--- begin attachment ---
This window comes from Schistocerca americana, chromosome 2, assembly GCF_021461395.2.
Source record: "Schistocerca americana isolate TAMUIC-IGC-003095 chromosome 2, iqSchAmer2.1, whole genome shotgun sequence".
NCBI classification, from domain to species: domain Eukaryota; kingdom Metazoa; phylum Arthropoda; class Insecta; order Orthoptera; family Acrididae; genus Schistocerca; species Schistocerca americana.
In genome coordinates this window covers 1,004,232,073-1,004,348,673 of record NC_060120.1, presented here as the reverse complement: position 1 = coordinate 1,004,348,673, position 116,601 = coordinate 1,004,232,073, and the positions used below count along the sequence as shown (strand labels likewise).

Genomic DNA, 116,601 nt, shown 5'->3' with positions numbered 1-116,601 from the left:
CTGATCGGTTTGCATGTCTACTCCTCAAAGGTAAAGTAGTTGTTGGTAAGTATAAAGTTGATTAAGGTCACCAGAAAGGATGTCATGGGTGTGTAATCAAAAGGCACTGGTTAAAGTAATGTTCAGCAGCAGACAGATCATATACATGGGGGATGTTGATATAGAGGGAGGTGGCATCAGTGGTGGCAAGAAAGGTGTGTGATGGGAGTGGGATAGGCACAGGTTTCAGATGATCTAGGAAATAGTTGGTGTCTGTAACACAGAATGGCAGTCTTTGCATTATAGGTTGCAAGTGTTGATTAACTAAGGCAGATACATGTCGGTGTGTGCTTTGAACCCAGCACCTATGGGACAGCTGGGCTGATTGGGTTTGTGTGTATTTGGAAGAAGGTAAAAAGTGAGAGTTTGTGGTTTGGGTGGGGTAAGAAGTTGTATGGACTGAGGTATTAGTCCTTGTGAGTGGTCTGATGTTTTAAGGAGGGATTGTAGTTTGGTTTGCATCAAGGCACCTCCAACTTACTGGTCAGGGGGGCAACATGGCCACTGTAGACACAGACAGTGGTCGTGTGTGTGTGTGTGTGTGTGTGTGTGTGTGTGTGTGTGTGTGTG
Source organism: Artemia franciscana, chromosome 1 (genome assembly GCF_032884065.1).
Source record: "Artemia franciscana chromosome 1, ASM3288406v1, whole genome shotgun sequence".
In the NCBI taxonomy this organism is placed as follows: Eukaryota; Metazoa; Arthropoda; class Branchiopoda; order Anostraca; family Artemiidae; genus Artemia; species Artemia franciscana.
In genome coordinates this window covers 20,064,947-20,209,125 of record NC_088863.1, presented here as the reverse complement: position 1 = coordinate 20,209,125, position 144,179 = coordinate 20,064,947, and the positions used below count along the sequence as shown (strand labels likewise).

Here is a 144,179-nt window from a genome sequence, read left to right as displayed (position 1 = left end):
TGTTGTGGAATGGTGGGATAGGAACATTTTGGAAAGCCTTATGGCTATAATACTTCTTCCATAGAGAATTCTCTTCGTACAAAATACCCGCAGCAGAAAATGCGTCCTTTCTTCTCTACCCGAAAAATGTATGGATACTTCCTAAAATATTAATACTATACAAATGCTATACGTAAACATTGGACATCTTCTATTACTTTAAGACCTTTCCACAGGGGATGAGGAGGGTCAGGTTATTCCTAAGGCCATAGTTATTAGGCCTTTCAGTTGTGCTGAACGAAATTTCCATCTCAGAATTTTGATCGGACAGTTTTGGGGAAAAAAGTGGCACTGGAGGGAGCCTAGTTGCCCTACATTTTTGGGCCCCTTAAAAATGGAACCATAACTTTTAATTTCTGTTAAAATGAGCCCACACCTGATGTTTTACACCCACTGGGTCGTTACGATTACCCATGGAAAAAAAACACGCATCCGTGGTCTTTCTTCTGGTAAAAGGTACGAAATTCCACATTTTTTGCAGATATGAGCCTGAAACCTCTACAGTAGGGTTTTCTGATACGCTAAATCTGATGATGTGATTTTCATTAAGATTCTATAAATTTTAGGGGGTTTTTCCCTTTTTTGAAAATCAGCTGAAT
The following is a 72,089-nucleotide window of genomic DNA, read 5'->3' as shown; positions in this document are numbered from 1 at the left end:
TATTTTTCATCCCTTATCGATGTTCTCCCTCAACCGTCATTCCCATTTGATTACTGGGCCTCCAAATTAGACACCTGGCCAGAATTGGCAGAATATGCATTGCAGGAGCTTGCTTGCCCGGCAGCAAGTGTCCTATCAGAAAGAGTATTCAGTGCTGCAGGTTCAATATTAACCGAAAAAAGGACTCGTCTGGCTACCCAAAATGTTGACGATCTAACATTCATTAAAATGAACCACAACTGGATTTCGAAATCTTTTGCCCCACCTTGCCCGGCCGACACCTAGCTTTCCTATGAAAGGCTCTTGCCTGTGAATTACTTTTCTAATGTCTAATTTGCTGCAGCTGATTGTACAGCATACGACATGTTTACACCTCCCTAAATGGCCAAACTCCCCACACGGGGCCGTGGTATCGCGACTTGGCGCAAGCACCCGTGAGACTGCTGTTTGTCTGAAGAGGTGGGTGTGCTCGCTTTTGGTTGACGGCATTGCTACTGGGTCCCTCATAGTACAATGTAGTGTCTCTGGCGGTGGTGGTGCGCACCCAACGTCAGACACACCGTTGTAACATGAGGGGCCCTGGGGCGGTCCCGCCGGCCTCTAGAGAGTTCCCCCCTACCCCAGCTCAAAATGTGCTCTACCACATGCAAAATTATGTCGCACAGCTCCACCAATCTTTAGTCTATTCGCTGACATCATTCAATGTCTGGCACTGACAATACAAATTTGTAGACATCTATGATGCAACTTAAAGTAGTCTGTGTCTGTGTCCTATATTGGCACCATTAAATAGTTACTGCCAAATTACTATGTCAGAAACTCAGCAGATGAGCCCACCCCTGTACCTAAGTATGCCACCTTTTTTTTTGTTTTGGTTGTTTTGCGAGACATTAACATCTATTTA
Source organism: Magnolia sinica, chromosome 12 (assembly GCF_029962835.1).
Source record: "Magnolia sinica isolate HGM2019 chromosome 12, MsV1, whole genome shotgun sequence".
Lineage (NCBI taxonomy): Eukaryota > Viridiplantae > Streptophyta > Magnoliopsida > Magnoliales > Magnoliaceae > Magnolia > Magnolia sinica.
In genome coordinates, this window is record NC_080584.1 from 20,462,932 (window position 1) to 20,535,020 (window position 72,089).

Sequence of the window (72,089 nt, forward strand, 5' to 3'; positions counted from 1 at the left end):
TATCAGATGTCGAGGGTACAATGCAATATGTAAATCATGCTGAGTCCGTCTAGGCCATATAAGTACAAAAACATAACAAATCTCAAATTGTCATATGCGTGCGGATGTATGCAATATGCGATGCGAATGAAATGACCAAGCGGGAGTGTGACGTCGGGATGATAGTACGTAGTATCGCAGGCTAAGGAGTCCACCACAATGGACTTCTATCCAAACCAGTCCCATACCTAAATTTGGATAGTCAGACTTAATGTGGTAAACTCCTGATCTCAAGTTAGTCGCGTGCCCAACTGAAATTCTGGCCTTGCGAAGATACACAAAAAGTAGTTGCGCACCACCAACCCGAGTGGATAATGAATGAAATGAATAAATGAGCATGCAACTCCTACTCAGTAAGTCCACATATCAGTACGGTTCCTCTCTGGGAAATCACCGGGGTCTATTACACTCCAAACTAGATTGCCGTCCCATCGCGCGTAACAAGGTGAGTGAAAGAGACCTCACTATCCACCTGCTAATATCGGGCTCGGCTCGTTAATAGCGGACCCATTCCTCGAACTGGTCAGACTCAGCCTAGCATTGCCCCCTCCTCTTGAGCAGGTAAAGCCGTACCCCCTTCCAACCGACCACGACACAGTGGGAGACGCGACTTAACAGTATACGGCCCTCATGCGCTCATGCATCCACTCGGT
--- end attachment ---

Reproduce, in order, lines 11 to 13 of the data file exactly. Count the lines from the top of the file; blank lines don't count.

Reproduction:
Here is a 144,179-nt window from a genome sequence, read left to right as displayed (position 1 = left end):
TGTTGTGGAATGGTGGGATAGGAACATTTTGGAAAGCCTTATGGCTATAATACTTCTTCCATAGAGAATTCTCTTCGTACAAAATACCCGCAGCAGAAAATGCGTCCTTTCTTCTCTACCCGAAAAATGTATGGATACTTCCTAAAATATTAATACTATACAAATGCTATACGTAAACATTGGACATCTTCTATTACTTTAAGACCTTTCCACAGGGGATGAGGAGGGTCAGGTTATTCCTAAGGCCATAGTTATTAGGCCTTTCAGTTGTGCTGAACGAAATTTCCATCTCAGAATTTTGATCGGACAGTTTTGGGGAAAAAAGTGGCACTGGAGGGAGCCTAGTTGCCCTACATTTTTGGGCCCCTTAAAAATGGAACCATAACTTTTAATTTCTGTTAAAATGAGCCCACACCTGATGTTTTACACCCACTGGGTCGTTACGATTACCCATGGAAAAAAAACACGCATCCGTGGTCTTTCTTCTGGTAAAAGGTACGAAATTCCACATTTTTTGCAGATATGAGCCTGAAACCTCTACAGTAGGGTTTTCTGATACGCTAAATCTGATGATGTGATTTTCATTAAGATTCTATAAATTTTAGGGGGTTTTTCCCTTTTTTGAAAATCAGCTGAAT
The following is a 72,089-nucleotide window of genomic DNA, read 5'->3' as shown; positions in this document are numbered from 1 at the left end: